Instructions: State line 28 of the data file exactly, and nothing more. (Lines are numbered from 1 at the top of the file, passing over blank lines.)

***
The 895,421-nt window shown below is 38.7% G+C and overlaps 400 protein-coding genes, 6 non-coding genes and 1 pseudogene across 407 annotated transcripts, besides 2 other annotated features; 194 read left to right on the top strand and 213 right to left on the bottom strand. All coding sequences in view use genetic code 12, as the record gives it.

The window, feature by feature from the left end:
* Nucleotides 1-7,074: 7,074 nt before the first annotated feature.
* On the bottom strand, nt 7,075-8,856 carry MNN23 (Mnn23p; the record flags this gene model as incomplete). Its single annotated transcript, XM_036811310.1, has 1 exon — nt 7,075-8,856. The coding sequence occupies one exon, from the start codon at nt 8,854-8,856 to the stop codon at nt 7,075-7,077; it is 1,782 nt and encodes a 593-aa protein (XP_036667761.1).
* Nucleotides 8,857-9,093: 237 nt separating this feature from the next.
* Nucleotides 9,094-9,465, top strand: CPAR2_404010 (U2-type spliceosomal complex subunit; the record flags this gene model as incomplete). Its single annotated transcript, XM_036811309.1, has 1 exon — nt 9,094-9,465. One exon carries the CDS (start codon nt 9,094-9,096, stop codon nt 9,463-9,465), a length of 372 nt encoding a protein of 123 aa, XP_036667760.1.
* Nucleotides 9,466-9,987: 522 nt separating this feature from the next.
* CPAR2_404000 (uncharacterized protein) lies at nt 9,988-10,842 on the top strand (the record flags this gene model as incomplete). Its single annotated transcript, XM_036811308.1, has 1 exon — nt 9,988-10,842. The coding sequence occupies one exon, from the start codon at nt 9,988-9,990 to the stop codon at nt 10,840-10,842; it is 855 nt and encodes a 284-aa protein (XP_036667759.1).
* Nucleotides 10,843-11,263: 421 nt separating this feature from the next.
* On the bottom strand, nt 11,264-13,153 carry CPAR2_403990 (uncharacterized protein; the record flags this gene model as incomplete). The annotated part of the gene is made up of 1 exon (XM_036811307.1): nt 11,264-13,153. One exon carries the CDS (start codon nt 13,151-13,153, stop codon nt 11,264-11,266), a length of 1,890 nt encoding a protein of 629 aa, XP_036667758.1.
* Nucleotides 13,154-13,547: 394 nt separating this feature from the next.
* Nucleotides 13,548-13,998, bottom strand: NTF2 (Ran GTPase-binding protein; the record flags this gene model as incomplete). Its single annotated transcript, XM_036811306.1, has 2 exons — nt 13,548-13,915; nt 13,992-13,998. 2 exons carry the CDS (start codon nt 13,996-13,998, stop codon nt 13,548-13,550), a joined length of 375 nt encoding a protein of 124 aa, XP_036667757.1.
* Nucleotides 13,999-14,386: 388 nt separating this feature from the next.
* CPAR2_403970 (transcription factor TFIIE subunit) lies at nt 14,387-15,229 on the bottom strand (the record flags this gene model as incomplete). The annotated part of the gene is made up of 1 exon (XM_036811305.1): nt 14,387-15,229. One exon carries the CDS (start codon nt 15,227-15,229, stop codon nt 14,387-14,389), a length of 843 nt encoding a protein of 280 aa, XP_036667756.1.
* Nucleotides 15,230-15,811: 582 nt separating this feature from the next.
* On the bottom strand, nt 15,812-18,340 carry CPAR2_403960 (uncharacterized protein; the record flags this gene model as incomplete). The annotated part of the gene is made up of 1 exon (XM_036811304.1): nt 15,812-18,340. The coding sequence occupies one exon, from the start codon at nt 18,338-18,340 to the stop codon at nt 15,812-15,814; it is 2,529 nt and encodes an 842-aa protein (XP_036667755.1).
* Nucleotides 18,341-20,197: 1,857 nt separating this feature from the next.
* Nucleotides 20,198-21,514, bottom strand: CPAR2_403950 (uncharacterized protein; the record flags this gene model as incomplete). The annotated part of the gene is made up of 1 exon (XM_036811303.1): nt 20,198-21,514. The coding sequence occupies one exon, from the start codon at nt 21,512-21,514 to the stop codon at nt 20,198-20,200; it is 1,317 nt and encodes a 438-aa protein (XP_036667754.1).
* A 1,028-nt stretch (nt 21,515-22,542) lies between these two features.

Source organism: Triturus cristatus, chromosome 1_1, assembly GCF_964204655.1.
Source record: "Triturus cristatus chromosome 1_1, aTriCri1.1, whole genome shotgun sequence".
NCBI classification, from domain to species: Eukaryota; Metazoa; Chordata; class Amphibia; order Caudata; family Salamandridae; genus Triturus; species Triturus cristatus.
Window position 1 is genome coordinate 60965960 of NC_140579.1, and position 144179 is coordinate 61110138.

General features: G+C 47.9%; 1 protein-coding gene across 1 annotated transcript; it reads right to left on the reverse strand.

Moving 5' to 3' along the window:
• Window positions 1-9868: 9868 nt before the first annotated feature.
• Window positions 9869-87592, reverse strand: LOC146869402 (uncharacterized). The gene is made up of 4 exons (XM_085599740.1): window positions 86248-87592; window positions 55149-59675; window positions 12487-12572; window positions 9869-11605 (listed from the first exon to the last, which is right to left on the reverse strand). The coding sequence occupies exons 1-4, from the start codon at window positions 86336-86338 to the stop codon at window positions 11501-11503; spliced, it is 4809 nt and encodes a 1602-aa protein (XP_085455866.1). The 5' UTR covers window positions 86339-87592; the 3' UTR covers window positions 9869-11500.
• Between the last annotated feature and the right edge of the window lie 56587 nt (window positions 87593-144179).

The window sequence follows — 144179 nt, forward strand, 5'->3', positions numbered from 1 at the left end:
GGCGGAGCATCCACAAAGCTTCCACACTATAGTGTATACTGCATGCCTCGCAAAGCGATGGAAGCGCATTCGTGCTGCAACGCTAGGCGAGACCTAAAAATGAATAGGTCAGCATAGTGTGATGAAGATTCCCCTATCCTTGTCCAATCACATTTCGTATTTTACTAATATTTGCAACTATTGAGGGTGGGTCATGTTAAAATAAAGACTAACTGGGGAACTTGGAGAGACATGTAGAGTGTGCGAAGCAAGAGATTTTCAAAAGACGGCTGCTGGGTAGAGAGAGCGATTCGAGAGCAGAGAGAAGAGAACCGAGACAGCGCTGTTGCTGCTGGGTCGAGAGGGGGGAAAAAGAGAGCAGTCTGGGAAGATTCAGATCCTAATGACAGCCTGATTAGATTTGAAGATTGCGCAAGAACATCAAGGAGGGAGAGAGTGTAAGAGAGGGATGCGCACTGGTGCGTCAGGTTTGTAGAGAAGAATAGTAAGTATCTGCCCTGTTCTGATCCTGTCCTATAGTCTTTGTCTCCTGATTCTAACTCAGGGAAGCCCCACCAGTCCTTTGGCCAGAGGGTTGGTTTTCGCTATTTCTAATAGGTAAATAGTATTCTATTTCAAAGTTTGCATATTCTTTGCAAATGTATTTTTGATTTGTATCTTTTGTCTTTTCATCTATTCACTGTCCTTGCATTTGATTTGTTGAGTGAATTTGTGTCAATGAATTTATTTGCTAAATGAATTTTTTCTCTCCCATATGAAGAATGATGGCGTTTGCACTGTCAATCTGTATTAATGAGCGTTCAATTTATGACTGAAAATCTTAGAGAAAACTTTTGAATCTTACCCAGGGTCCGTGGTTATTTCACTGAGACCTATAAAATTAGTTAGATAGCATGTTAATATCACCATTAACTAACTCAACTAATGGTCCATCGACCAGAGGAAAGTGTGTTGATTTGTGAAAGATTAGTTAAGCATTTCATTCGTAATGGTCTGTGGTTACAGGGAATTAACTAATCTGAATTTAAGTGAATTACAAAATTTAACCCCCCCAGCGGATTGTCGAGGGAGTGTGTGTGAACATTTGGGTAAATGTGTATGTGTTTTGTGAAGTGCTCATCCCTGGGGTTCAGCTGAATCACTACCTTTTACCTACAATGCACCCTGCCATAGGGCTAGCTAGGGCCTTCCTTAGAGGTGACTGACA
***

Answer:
• Between the last annotated feature and the right edge of the window lie 56587 nt (window positions 87593-144179).